“How’s it feel to be marching with felons?!?!”

Perplexed, I wondered “how he could tell if there were felons in our midst?”  I approached Mark and gently corrected his erroneous assumption.  If he was referring to unauthorized immigrants as felons, the laws regulating immigration are civil laws and not even misdemeanors much less felonies.

The conversation was a wonderful exercise in nonviolent communication.  As Mark continued to tell me all his fears of immigrants, how granting “amnesty” would unravel democracy, change our language, flood our jails and hospitals; I felt compassion for this man and really wanted to find common ground.

Gwinnett County has changed a great deal over the past thirty years.  I know because my family relocated to this north metro Atlanta county in 1980 and I recall being in a very small minority of persons who weren’t white.  Now, immigrants from all corners of the world – Latin America, Asia, Eastern Europe, and elsewhere – are lining up the streets with new businesses that seem strange to the homegrown Gwinettians.  Change brings fear and I sensed Mark was afraid.

I kept reminding myself that only perfect love casts out fear.  I responded to Mark’s apprehensive and, at times, irrational statements with reason, theological reflection, and empathy…

Seeking common ground.

MARK: 30% of California’s prison population are illegals.

ANTON: While I would love to see that number verified, I wonder what percentage of folks living in California is undocumented.  Could it possibly also be 30%?  I know that, for example, the New York Times estimates that 90% of California’s farm labor is unauthorized immigrants.  What if 30% was a proportionate number?  Now, we do have a crisis along color lines…  African Americans are disproportionately filling our jails for complex reasons that have more to do with disparity than citizenship.  How would you explain that and what would you propose we do about this sad reality?  Can we, at least, agree that the problems are more complex than sound bite and extremist propaganda on the right or left?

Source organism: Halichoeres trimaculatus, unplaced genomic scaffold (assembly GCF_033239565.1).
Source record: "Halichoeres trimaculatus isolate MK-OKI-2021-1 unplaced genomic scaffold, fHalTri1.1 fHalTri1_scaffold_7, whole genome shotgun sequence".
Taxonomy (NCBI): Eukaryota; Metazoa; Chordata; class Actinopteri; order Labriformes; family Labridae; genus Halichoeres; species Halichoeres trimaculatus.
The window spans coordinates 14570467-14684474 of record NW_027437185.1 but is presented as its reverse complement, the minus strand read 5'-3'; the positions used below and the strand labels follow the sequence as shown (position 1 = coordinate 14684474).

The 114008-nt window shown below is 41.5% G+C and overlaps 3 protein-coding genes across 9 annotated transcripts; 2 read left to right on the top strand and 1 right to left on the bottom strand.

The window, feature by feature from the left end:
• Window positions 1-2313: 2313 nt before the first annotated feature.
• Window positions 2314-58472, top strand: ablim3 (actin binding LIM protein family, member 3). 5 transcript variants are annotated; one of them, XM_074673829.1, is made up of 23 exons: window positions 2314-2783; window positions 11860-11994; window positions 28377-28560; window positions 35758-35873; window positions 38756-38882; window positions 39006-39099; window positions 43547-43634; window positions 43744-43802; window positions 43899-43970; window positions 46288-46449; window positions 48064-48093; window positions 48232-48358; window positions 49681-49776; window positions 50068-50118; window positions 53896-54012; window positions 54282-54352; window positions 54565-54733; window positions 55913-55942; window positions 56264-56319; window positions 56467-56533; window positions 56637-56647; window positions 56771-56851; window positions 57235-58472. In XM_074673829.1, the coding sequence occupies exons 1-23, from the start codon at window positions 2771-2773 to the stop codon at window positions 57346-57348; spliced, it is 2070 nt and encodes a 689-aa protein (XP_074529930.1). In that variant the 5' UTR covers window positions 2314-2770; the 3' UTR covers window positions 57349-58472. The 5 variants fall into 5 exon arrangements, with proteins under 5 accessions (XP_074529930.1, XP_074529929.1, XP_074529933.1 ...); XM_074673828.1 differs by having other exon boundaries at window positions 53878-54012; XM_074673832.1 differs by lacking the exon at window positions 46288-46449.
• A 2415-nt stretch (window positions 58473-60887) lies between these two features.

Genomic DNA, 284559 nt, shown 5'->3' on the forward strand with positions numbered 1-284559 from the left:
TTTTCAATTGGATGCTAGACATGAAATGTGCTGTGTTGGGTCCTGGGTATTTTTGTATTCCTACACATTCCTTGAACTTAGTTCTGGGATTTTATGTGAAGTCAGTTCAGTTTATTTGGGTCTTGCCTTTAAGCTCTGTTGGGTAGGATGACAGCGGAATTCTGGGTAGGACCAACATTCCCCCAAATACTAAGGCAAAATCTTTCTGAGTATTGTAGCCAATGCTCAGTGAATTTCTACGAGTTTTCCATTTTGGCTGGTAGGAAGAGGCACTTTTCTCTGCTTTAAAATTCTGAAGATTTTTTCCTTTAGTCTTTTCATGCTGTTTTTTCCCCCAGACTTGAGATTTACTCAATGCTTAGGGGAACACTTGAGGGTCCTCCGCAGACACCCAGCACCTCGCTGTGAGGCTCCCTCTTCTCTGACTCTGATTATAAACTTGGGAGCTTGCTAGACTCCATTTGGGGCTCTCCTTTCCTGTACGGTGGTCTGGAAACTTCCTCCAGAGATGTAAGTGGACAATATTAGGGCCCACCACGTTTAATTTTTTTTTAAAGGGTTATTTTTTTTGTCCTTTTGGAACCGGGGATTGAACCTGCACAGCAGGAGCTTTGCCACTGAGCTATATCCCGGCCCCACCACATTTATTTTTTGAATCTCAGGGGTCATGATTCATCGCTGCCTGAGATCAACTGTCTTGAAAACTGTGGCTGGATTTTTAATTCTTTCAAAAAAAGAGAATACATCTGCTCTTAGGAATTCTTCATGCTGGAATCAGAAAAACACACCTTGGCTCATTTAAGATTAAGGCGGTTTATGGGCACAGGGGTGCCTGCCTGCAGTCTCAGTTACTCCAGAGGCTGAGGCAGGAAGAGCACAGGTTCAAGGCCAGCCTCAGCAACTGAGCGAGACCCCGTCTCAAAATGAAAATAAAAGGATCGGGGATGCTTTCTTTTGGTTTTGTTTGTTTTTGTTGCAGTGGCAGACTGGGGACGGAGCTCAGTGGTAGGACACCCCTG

MARK: I do not appreciate you co-opting Holy Week with your political ploy to convert illegals into voters for the Democratic Party.

ANTON: I am simply seeking to follow Jesus Christ who calls us to welcome the stranger, love the poor, and show hospitality to the oppressed.

MARK: You ever heard the term “social justice”?

ANTON: You must be a fan of Glenn Beck.  Can we find some common ground?  Across the street is a Church of God next to a Catholic parish.  While their theological differences abound, I bet they can find common ground.  Let me ask you a few questions in search of where we agree… Would you agree that most unauthorized immigrants have a deep faith?

MARK: Yes.

ANTON: Would you agree that most unauthorized immigrants are hard workers?

MARK: Yes.

ANTON: Would you agree that most unauthorized immigrants share many of the conservative values that you espouse?  Heck, I bet 99% of the pilgrims would stand right beside you and Glenn Beck on a “right to life” rally.

MARK: Yes.

His statements of fear and dehumanization continued but his anger subsided.  He told me he was a seminary graduate; I encouraged him to attend an immigrant church and to worship God alongside those he feared, fully believing that the perfect love of Jesus and that of God within each immigrant worshiper that he would encounter could help Mark cross the walls constructed in his heart.

At the end we exchanged email addresses and he even offered me a ride to rejoin the pilgrimage… Imagine the pilgrimage that he protested because of our social justice, political agenda!


Love must compel us to shout joyfully the truth of Christ and his love for all, especially the oppressed and exploited unauthorized immigrants who hide in the shadows of our capitalist economy.

Love is the impulse that allowed Jesus to migrate from his place of celestial power to take on the form of a third-class servant who rode an ass and withstood the insults of those who feared him.  We must follow in His steps.

Silence is complicity and fear is its accomplice.